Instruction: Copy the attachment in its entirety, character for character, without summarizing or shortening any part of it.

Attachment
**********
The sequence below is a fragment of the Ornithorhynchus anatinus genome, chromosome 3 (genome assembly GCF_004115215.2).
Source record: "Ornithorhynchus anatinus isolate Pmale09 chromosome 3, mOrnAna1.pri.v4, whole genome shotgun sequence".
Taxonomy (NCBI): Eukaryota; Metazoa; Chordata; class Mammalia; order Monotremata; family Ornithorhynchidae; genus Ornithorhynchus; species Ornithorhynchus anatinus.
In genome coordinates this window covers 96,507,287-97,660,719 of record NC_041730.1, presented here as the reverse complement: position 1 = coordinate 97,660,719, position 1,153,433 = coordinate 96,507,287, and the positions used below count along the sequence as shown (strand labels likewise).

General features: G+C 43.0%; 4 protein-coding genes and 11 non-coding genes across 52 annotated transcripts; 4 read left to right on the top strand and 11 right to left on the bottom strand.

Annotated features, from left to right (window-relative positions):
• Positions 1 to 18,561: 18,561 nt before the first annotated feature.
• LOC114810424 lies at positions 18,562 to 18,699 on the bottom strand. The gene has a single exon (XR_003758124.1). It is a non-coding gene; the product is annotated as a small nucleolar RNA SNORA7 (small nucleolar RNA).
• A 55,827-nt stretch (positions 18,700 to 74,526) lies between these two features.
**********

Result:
The sequence below is a fragment of the Ornithorhynchus anatinus genome, chromosome 3 (genome assembly GCF_004115215.2).
Source record: "Ornithorhynchus anatinus isolate Pmale09 chromosome 3, mOrnAna1.pri.v4, whole genome shotgun sequence".
Taxonomy (NCBI): Eukaryota; Metazoa; Chordata; class Mammalia; order Monotremata; family Ornithorhynchidae; genus Ornithorhynchus; species Ornithorhynchus anatinus.
In genome coordinates this window covers 96,507,287-97,660,719 of record NC_041730.1, presented here as the reverse complement: position 1 = coordinate 97,660,719, position 1,153,433 = coordinate 96,507,287, and the positions used below count along the sequence as shown (strand labels likewise).

General features: G+C 43.0%; 4 protein-coding genes and 11 non-coding genes across 52 annotated transcripts; 4 read left to right on the top strand and 11 right to left on the bottom strand.

Annotated features, from left to right (window-relative positions):
• Positions 1 to 18,561: 18,561 nt before the first annotated feature.
• LOC114810424 lies at positions 18,562 to 18,699 on the bottom strand. The gene has a single exon (XR_003758124.1). It is a non-coding gene; the product is annotated as a small nucleolar RNA SNORA7 (small nucleolar RNA).
• A 55,827-nt stretch (positions 18,700 to 74,526) lies between these two features.